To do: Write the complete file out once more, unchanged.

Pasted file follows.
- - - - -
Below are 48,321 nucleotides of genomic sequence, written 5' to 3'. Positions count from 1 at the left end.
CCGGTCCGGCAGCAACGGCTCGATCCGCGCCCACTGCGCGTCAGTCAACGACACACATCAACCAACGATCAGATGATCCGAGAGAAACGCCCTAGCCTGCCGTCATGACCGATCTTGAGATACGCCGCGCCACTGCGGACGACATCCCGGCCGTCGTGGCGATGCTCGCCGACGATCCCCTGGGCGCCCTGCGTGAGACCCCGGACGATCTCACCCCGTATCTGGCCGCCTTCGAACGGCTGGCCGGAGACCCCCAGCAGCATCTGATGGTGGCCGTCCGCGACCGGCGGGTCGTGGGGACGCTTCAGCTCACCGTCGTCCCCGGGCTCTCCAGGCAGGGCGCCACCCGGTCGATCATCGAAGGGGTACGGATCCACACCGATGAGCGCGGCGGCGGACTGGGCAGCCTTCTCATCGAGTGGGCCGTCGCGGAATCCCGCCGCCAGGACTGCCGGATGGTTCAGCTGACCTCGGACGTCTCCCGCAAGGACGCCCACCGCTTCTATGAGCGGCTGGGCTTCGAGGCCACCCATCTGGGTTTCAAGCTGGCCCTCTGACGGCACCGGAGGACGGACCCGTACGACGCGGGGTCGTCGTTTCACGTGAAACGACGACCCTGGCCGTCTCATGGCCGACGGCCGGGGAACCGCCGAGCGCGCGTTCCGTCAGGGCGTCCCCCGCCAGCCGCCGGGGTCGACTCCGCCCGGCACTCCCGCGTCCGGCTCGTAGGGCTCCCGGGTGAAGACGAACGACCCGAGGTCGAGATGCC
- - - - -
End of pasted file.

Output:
Below are 48,321 nucleotides of genomic sequence, written 5' to 3'. Positions count from 1 at the left end.
CCGGTCCGGCAGCAACGGCTCGATCCGCGCCCACTGCGCGTCAGTCAACGACACACATCAACCAACGATCAGATGATCCGAGAGAAACGCCCTAGCCTGCCGTCATGACCGATCTTGAGATACGCCGCGCCACTGCGGACGACATCCCGGCCGTCGTGGCGATGCTCGCCGACGATCCCCTGGGCGCCCTGCGTGAGACCCCGGACGATCTCACCCCGTATCTGGCCGCCTTCGAACGGCTGGCCGGAGACCCCCAGCAGCATCTGATGGTGGCCGTCCGCGACCGGCGGGTCGTGGGGACGCTTCAGCTCACCGTCGTCCCCGGGCTCTCCAGGCAGGGCGCCACCCGGTCGATCATCGAAGGGGTACGGATCCACACCGATGAGCGCGGCGGCGGACTGGGCAGCCTTCTCATCGAGTGGGCCGTCGCGGAATCCCGCCGCCAGGACTGCCGGATGGTTCAGCTGACCTCGGACGTCTCCCGCAAGGACGCCCACCGCTTCTATGAGCGGCTGGGCTTCGAGGCCACCCATCTGGGTTTCAAGCTGGCCCTCTGACGGCACCGGAGGACGGACCCGTACGACGCGGGGTCGTCGTTTCACGTGAAACGACGACCCTGGCCGTCTCATGGCCGACGGCCGGGGAACCGCCGAGCGCGCGTTCCGTCAGGGCGTCCCCCGCCAGCCGCCGGGGTCGACTCCGCCCGGCACTCCCGCGTCCGGCTCGTAGGGCTCCCGGGTGAAGACGAACGACCCGAGGTCGAGATGCC